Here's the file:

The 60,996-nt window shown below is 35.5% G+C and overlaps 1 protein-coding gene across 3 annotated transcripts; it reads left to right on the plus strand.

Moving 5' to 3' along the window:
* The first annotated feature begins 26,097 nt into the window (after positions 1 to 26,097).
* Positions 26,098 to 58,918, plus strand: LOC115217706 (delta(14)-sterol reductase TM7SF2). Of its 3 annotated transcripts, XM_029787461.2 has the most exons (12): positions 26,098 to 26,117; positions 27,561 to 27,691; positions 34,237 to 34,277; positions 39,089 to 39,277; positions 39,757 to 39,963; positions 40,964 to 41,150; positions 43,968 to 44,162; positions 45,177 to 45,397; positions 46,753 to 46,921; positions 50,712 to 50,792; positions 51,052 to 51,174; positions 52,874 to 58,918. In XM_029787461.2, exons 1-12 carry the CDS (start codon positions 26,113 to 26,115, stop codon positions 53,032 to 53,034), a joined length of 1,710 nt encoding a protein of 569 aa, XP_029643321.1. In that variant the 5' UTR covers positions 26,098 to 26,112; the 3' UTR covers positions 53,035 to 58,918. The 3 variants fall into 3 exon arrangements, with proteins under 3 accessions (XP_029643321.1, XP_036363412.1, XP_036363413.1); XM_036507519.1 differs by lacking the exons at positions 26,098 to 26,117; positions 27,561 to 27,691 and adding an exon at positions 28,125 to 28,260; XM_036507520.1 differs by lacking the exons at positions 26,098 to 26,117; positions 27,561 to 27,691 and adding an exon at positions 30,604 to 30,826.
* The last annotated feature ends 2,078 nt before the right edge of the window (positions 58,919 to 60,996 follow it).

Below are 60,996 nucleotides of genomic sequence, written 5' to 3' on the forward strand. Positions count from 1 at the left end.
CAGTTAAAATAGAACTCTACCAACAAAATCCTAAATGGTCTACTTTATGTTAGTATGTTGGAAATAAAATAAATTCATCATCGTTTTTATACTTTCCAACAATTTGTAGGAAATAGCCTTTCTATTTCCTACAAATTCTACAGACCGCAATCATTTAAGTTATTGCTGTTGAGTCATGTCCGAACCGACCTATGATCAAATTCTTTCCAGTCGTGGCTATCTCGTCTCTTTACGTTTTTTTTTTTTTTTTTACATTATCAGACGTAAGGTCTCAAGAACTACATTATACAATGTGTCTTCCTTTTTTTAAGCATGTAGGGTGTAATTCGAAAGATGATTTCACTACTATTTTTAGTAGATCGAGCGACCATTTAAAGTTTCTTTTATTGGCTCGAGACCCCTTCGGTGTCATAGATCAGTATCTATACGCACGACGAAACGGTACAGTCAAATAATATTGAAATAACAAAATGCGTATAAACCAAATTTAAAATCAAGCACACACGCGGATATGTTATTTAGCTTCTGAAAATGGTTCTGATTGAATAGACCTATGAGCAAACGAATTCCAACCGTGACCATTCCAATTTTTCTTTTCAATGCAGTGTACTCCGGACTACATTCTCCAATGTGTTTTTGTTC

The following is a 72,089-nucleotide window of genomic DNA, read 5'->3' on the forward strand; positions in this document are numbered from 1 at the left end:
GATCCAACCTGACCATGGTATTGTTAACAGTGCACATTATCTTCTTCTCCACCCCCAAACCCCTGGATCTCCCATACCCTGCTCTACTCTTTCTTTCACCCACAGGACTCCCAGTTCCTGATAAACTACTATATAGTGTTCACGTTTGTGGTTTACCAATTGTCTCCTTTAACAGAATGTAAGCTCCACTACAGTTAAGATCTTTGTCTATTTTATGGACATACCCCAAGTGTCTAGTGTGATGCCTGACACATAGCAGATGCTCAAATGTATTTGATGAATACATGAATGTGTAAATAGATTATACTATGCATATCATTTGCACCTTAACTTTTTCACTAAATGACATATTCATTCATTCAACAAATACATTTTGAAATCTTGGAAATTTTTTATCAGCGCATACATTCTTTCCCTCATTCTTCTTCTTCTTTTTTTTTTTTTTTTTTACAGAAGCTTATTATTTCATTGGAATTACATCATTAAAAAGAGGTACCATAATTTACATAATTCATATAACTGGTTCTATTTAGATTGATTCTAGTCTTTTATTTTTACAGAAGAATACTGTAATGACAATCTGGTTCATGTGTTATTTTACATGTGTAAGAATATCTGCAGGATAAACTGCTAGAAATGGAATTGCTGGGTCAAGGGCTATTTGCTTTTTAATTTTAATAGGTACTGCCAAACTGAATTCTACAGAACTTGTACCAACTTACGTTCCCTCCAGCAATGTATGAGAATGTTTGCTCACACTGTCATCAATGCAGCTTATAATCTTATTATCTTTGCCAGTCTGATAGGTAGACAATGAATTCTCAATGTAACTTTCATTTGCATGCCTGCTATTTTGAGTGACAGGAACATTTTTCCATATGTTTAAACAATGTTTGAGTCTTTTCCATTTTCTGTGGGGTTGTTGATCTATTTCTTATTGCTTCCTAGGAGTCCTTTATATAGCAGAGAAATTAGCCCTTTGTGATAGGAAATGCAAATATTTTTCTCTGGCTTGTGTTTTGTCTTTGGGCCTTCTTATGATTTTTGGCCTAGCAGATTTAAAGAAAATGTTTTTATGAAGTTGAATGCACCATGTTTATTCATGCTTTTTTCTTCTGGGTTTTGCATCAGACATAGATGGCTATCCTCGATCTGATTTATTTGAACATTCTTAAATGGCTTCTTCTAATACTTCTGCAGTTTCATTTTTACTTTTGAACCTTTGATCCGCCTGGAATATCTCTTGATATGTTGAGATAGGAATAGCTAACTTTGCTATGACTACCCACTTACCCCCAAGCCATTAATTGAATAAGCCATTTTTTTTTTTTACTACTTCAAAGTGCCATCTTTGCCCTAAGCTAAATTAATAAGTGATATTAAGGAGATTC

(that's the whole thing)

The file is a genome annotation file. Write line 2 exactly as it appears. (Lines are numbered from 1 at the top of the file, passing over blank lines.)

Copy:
Moving 5' to 3' along the window: